Low-maintenance and eco-friendly are huge selling points for a xeriscape. According to a February 2014 Pew Research Center survey, 39 percent of Americans consider themselves environmentalists. But in James’ experience, they often don’t say so.
“If you ask them, they’ll say ‘no, no, no’ because they don’t know much about it as far as landscaping goes, so they often don’t want to look like they don’t know what they’re doing so they just say no,” he says. “But if you show a xeriscape to customers, they get interested.”
Communicating those benefits is key to getting customers on board and building good relationships. “As a landscaper, it makes you look really good if you’re looking out for the customer’s best interest financially, and more and more, for the environment’s best interest,” James says. “So many people are eco-minded right now.”
But if customers hear the words drought-tolerant and xeriscape before they know how beautiful it can be, many are unwilling to consider the idea. That’s why you have to show them, rather than tell them what you can do. And communicating the low effort, cost savings and environmental benefits can really make you stand out from the crowd.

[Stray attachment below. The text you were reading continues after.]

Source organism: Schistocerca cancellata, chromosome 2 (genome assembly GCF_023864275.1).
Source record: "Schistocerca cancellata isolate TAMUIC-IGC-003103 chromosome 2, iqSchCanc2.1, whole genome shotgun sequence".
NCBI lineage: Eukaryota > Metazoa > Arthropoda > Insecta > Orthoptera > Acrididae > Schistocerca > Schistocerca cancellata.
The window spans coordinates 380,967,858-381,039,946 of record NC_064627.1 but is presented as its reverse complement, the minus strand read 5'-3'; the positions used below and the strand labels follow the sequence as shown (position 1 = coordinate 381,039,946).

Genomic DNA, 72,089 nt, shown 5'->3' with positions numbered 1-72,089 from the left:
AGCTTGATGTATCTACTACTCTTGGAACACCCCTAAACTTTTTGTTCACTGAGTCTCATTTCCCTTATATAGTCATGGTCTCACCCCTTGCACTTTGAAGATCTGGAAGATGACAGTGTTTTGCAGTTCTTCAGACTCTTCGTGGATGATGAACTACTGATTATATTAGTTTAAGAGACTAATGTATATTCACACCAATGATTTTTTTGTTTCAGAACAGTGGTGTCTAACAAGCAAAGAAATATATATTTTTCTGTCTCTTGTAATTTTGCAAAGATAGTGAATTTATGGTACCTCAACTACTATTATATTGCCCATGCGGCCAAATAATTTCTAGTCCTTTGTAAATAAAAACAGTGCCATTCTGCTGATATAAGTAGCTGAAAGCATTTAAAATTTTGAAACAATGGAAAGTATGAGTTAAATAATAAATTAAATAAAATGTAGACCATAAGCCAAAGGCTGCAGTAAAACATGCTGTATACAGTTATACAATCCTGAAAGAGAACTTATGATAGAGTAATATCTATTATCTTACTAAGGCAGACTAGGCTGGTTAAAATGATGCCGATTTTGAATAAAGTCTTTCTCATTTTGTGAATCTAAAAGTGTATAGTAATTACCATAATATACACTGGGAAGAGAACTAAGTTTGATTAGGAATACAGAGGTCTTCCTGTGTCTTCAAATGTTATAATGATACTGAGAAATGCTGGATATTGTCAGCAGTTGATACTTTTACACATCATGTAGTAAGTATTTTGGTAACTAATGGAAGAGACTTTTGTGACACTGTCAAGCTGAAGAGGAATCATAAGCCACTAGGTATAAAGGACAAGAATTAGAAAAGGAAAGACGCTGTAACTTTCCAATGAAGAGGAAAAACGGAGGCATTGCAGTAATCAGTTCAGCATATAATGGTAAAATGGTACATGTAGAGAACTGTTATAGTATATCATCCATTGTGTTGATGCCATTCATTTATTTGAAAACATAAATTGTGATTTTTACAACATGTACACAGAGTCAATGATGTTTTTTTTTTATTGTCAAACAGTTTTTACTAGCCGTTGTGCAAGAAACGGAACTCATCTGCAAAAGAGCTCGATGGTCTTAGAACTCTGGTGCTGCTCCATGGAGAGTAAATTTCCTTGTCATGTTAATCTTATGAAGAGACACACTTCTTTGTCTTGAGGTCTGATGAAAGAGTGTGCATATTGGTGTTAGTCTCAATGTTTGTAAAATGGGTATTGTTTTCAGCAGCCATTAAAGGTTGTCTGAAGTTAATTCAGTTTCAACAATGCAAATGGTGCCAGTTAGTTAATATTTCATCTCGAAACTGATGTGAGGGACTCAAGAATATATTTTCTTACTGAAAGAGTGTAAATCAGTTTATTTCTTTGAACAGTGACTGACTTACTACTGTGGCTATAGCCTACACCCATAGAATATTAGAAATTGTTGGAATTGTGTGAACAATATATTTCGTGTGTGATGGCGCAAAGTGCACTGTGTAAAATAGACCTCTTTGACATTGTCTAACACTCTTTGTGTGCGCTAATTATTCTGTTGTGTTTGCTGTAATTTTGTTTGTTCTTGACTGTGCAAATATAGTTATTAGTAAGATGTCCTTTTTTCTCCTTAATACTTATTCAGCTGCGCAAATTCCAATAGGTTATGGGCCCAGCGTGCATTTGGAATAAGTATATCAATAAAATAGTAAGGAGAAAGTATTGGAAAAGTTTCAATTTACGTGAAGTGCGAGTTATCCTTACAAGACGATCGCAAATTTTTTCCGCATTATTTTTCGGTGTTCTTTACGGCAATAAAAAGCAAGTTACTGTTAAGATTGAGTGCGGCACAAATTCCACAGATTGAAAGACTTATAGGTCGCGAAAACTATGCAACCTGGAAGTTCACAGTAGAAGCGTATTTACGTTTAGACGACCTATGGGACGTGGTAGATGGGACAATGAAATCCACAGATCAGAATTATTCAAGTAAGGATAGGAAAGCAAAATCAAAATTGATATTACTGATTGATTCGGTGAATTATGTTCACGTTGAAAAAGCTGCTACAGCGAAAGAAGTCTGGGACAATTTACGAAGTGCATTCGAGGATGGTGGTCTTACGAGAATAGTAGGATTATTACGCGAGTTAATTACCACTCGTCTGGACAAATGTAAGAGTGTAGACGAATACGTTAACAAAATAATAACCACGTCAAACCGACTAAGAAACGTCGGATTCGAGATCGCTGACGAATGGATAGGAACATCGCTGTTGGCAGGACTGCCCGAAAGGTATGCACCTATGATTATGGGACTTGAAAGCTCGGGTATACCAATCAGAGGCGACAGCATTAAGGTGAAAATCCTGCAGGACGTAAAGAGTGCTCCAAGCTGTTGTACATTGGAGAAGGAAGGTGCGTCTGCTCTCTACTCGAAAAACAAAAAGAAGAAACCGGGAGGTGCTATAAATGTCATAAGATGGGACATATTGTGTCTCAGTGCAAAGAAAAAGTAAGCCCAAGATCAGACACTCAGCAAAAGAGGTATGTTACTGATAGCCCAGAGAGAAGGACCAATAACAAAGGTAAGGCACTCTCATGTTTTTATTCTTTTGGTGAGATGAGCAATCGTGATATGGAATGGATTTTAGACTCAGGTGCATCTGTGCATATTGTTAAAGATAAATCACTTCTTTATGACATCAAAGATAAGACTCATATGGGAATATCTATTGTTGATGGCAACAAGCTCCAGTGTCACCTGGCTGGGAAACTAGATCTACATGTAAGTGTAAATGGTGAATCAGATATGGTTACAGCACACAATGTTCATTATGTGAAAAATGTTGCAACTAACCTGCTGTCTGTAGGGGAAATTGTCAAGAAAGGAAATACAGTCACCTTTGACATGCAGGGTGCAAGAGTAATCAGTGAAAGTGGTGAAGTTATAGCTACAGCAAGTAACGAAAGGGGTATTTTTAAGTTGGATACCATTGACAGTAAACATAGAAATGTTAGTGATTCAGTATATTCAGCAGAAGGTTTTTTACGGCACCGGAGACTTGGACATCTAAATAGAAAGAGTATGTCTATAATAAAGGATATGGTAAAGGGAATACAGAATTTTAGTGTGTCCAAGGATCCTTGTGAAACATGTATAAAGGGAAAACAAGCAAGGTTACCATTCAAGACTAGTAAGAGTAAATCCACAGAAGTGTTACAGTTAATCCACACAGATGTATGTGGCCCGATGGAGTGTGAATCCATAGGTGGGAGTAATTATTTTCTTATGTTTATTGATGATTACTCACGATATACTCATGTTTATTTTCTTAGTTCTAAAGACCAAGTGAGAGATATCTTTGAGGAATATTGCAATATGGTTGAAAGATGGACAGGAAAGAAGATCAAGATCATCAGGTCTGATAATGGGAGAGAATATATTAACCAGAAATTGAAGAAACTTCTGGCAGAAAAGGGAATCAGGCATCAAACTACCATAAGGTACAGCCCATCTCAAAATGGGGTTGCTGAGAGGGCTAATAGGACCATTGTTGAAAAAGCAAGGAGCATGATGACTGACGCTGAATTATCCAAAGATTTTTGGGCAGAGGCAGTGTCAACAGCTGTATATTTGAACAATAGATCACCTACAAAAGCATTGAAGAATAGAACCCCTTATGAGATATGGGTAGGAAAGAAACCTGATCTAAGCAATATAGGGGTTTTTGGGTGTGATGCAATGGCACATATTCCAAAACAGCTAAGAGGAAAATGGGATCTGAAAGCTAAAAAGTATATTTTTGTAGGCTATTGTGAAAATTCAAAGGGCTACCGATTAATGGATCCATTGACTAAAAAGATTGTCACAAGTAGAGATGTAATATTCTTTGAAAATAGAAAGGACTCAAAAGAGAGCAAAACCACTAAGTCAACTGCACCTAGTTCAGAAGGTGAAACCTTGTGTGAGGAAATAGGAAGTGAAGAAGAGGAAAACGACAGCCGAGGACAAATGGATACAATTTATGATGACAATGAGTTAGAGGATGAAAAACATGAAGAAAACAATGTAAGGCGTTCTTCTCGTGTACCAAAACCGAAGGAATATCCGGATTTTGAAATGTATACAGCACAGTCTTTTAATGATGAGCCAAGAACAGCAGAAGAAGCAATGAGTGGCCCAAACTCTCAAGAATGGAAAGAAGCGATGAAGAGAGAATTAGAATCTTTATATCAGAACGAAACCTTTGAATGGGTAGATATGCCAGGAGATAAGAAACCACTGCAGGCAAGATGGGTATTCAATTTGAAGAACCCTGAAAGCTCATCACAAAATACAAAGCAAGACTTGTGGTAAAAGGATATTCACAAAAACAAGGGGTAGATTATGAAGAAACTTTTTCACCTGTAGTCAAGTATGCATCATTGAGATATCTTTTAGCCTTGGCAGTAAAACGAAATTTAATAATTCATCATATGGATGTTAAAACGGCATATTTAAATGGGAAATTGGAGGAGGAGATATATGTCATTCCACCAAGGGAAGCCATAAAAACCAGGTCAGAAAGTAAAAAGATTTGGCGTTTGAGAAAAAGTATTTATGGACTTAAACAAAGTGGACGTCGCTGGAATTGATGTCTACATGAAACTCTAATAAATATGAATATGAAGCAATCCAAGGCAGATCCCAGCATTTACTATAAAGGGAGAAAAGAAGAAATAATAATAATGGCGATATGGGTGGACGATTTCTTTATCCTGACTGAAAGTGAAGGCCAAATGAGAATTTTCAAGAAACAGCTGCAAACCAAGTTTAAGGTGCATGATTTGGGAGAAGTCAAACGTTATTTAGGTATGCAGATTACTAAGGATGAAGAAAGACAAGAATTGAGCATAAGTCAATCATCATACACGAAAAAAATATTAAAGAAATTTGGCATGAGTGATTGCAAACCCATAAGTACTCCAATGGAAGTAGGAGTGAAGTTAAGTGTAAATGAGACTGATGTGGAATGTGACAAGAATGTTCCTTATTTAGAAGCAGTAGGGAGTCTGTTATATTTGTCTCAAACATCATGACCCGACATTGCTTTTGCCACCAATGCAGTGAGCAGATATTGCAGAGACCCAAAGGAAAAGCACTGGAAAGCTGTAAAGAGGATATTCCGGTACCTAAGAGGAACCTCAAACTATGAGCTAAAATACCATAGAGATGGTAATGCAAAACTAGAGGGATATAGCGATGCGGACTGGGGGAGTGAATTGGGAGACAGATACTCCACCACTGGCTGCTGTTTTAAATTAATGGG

“It’s really a missed niche from a professional point of view in many cases,” James says. “I think a lot of landscapers could build their businesses by marketing that they’re doing these projects and that it’s all of the above: saving money, saving water and saving the environment.”
Pick the right players
A xeriscape doesn’t have to be all cactus and sedum. It can be just as beautiful, and sometimes more stunning, than a traditional landscape. It’s all about knowing the plant palette. In southern Ontario, Sean James of Fern Ridge Landscaping says there are so many options that a gardener will never get bored.
“There are so many plants out there,” he says. “It’s not a question of being limited by the circumstance; it’s a question of learning the palette of plants that are available.”